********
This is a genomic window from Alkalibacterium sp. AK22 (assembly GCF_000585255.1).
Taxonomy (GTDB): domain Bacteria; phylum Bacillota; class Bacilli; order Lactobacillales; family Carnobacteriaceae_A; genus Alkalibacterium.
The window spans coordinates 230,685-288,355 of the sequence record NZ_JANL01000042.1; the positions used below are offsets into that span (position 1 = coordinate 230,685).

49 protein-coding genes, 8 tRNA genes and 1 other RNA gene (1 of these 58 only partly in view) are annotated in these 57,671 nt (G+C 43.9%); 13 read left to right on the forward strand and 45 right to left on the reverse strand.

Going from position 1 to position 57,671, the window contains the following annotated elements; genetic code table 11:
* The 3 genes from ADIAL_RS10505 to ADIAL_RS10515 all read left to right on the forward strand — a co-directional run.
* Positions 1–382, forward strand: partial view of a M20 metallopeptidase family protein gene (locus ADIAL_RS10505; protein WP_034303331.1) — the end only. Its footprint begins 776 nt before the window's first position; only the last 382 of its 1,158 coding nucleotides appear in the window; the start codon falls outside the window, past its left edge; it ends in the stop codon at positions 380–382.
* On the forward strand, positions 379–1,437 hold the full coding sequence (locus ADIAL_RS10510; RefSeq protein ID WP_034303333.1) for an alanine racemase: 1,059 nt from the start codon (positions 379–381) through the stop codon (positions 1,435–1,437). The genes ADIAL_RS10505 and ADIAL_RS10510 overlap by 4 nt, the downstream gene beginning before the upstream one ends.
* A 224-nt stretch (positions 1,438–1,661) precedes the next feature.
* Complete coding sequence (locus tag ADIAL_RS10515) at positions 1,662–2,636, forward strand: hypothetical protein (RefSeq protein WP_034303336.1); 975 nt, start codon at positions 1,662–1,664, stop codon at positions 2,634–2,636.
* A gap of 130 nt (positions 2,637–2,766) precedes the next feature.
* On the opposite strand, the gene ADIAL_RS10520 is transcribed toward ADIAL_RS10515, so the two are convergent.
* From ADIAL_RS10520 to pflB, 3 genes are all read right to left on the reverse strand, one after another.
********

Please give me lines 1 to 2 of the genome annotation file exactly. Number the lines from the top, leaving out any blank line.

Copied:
This is a genomic window from Alkalibacterium sp. AK22 (assembly GCF_000585255.1).
Taxonomy (GTDB): domain Bacteria; phylum Bacillota; class Bacilli; order Lactobacillales; family Carnobacteriaceae_A; genus Alkalibacterium.